I’ve been re-reading John Summers’ best novel, The Raging Summer (1972). And it’s wonderful – a book that gets better with every reading.
The setting is John’s childhood in a mining village in the South Wales valleys of the 1930s. It’s a place and a time so far removed from my own life that I can’t claim any knowledge of it, but those who did experience the world of which he wrote vouch for the truth of its depiction of time and place. And I can at least vouch for the truth of its depiction of humanity in all its everyday dreams and struggles.
Part of the genius lies in the dazzling virtuosity of the writing. It ranges from comedy to fury, from pen-portraits to anecdote, all delivered in a prose style that bears the hallmarks of the oral tradition of Welsh literature, with its repetitions and heaped adjectives that approach at times the rhythms of poetry.
In an ideal world, I’d put the whole thing online, but (a) I’m not sure about the legality at the moment, and (b) it’d take too long to scan and code it. Anyway, I very much hope we can get it republished in due course, and you’ll be able to read it all then.
For the time being, though, I’ve put a few extracts on the website I set up for John. These include: his memory of the great miner-poet Idris Davies who inspired him to write the novel in the first place; a passage about Edward VIII’s visit to the Valleys, which prompts bitter reflections on the relationship between London and Wales; a portrait of an archetypal preacher, Williams Williams Tin-Chapel, that ends with a characteristically deflating joke; and a hilarious account of how the Second World War came to town.
There’s also the beginning of the story of the Rose of Tahiti, a chapter that could stand alone as one of the greatest short stories in 20th century literature. The extract doesn’t do anything like full justice to the totality, but it’s still beautifully and brilliantly observed.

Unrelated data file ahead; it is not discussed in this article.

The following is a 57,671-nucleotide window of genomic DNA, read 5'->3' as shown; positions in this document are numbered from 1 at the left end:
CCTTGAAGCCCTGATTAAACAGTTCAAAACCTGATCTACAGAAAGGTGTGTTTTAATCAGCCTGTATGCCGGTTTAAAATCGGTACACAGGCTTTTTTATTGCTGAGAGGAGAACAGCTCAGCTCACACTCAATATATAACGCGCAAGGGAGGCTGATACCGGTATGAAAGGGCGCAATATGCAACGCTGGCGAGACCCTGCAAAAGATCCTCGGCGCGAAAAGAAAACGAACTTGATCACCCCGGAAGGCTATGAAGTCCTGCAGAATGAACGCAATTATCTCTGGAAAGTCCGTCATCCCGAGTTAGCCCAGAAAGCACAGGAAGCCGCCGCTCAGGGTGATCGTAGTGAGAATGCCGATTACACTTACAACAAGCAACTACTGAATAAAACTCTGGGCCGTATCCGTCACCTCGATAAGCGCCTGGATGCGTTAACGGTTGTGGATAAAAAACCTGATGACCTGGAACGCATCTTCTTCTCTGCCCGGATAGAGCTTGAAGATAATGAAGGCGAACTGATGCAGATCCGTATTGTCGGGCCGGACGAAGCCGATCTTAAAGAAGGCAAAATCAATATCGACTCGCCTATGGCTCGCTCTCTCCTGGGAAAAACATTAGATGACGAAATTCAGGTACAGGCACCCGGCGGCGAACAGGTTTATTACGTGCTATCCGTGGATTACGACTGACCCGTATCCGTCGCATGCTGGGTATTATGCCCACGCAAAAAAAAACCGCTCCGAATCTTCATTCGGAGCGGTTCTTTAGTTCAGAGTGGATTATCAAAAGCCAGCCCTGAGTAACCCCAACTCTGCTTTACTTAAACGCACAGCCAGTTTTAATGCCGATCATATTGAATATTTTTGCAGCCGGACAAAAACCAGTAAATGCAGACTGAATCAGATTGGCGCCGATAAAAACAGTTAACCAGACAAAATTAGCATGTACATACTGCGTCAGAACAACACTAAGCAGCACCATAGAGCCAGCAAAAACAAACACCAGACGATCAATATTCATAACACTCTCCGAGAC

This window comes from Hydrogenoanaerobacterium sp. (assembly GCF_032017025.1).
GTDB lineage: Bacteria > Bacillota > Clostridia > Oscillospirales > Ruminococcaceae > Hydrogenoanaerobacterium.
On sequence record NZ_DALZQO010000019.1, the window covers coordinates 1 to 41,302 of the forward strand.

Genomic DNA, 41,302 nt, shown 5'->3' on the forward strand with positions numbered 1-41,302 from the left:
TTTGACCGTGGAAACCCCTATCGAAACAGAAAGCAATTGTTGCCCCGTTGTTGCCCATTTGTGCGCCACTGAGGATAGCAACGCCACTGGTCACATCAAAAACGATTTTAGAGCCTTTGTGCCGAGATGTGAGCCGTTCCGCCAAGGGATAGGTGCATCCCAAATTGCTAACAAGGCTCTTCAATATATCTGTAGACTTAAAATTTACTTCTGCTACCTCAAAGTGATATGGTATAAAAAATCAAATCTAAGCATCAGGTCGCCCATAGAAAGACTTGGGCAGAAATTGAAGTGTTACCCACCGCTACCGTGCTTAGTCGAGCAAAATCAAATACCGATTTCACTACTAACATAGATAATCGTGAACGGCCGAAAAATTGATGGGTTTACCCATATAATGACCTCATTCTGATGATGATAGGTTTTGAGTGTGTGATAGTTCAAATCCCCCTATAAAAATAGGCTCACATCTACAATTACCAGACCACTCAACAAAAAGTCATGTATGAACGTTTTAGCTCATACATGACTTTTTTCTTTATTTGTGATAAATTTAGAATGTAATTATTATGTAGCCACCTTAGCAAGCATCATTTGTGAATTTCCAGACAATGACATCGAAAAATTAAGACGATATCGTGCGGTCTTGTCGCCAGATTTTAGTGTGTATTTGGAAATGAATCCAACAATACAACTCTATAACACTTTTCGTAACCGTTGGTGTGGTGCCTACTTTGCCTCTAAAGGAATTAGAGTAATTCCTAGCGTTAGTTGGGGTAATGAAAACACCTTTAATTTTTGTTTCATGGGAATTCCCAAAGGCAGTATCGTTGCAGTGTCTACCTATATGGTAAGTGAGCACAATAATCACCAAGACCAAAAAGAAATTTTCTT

And that’s the problem, of course, with just having extracts. I’ve tried to encompass some of the sheer diversity of subject and tone, but a mere five thousand words or so simply can’t do it. The sheer joy of a character like Dai Chavez, for example, needs to be experienced in real time as he pops up throughout the book, commenting on the action like a comedy Chorus, always optimistic, never changing.
‘When I looked at Dai Chavez,’ writes John at the end of the novel, remembering a recent encounter, ‘I realized that what I was looking at was a man who, through his life, was extremely happy. He had always had little and now he had little enough and still he was happy. He probably didn’t even know how happy he was. The happiest kind of happiness.’
And, while I’m quoting from the book, this is John on the literary ambition that took him out into the world, to make his name and to change the lives of many thousands of people, including mine:
‘To write books. Just words. So that afterwards the reader would feel, yes, that it had all happened to him and to her. Then each book would no longer belong to me but belong to them too and they would, with even more than my own small determination, fight for it and protect it because it was for ever theirs now.’
He was, and remains, an inspiration.